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Various small gradual fires (and a bowl of resonant milk)

Steve Roden (USA)

Exhibition Dates Extended to April


2012
Plexiglass, wood, sound composition, audio equipment


Date : 13/1/2012 - 30/4/2012
(Closed on Sunday and Public Holidays)
Time : 12 - 8pm
Venue : L1, 4, 6, 7, 8

Meet-the-Artist: Steve Roden

Date : 10/1/2012
Time : 5:30 - 6:30pm
Venue : Screening Theatre (M1052), L1, CMC


Artist’s Statement

Ed Ruscha’s second seminal picture book - Various Small Fires - was self-published in Los Angeles in 1964. Like Ruscha’s book, I was born in Los Angeles the year Various Small Fires was published.

Lately, I’ve been thinking a lot about this book - not only in relation to my own history; but how each image in the book speaks, evokes, and continues to open up. Because the book contains no text nor explanations, Various Small Fires offers an open experience, with little resolve - a series of generic images of fires and one glass of milk, supposedly from “stock photographs”.

Fire, like sound, has a physical form that is relatively un-graspable and constantly changing. Both can feel ephemeral, quiet, loud, aggressive, beautiful, dangerous, moving, growing, evaporating, smoldering, smoking - and both can influence one’s experience of a landscape.

For me, Ruscha’s book is less a narrative and more a trajectory of encounters; where turning the pages of a small book is akin to wandering through various rooms and corridors of an architecture.

Thus, I have built a series of “small fires” (and one “milk”) of colored plexiglass and sound, in an attempt to converse with Daniel Libeskind’s design of the recently completed building - each in a different location, so as to allow for unexpected encounters.

The sculptural forms are a kind of “mash-up”, exploiting certain formal characteristics of both the architecture and the photographs towards new architectures and new fires. There has been no attempt to illustrate the forms, as much as allowing these sources to generate analog responses - as if the images in the book and the design of the spaces could be used as scores.

Somehow I keep thinking of fires in relation to Steve Reich’s text Music as a Gradual Process. My own audible fires were built upon a base of field recordings of fires made several years ago in Denmark and California. Other sounds include acoustic objects, small electronics, and some instruments. Their approach to repetition and evolution over time, attempts to engage Reich’s text as well.

My hope is that these “fire-sites” will offer a site for casual listening, less a destination and more a kind of “happening upon”... where one might stop to sit around the fire, and get lost in the resonant “flames”. The works seek to create spaces of pause, towards active listening and quiet mediation.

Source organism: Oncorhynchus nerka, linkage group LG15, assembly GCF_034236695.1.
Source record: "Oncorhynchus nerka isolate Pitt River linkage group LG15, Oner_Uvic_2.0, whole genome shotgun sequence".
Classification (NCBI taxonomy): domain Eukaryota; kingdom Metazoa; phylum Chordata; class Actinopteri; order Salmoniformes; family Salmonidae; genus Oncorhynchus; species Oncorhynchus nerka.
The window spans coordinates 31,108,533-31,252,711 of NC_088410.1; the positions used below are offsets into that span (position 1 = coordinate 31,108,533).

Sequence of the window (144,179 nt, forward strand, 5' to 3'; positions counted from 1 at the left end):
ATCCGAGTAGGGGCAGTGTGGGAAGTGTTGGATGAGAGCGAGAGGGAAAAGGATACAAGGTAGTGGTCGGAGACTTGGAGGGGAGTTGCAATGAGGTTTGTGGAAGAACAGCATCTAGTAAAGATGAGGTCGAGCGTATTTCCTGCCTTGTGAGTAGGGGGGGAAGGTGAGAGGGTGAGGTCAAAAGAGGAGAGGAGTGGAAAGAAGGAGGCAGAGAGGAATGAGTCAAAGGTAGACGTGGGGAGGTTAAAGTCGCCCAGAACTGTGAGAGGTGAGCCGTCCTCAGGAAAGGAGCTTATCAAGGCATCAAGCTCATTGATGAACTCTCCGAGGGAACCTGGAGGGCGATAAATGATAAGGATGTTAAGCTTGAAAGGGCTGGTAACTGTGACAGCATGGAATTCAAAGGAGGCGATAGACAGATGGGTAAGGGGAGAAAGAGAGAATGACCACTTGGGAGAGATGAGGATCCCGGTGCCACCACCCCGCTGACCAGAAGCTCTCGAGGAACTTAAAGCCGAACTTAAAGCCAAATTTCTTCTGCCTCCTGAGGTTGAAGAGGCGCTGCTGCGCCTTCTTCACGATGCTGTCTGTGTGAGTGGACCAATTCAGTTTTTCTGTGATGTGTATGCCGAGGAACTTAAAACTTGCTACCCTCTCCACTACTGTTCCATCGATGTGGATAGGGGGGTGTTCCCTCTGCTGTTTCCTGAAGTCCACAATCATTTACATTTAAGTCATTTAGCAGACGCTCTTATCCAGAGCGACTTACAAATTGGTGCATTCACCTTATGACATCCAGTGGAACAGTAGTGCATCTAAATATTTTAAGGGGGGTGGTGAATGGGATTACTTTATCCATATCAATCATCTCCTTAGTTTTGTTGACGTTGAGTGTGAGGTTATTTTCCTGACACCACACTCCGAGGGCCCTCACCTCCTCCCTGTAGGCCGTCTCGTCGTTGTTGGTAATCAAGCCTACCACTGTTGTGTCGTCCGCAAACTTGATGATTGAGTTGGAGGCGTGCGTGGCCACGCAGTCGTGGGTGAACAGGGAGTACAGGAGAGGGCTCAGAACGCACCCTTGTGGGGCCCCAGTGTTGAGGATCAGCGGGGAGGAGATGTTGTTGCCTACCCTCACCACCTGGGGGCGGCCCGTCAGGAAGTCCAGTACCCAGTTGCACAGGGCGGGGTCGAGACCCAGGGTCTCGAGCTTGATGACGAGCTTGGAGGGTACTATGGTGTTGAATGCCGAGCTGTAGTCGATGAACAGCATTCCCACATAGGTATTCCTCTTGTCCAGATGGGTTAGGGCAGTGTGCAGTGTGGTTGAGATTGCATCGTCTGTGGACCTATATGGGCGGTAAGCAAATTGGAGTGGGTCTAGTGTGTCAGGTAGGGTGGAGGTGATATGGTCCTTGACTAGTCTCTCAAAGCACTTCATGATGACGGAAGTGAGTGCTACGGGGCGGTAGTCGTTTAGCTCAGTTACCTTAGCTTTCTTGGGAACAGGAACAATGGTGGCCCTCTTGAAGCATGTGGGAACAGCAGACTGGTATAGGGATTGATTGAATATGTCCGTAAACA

― Steve Roden, 2011


About the Artist

Steve Roden is a visual and sound artist based in Pasadena CA. He has been exhibiting and performing his work since the early 1980's. Roden has a BFA from Otis College of Art 1986, and an MFA from Art Center College of Design, 1989. His earliest work with sound was as the lead singer of the Los Angeles punk band, Seditionaries from 1979-82. Recent exhibitions include: Arte Sonoro, La Casa Encendida, Madrid; In Between: A 20 Year Survey, the Armory Center for the Arts, Pasadena; Heart in Heart, National Museum Contemporary Art, Athens; Time Again, Sculpture Center, NY. Recent Performances include: John Cage's Cartridge Music with Mark Trayle, Norton Simon Museum, Pasadena; Cafe Oto, London; Redcat, Los Angeles. Roden has also released over 20 solo recordings on various labels.


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Cloud / Landscape

Christina Kubisch (Germany)


Date : 27/2/2012 – 24/3/2012
(Closed on Sunday and Public Holidays)
Time : 12 - 8pm
Venue : Study Area (M4312), L4, CMC

Electrical Walks with Christina Kubisch

(FULL BOOKING)

Date : 22/2/2012
Time : 5 - 6:30pm
Venue : lobby, ground floor of CMC

Date : 25/2/2012
Time : 3:30 - 5pm
Venue : lobby, ground floor of CMC

Free admission on a first-come, first-served basis.
Advance registration is recommended and is available only by emailing cmcinfo@cityu.edu.hk

Meet-the-Artist: Christina Kubisch

Date : 25/2/2012
Time : 5:30 - 6:30pm
Venue : Screening Theatre (M1052), L1, CMC

Opening Reception

Date : 25/2/2012
Time : 6:30 - 7:30pm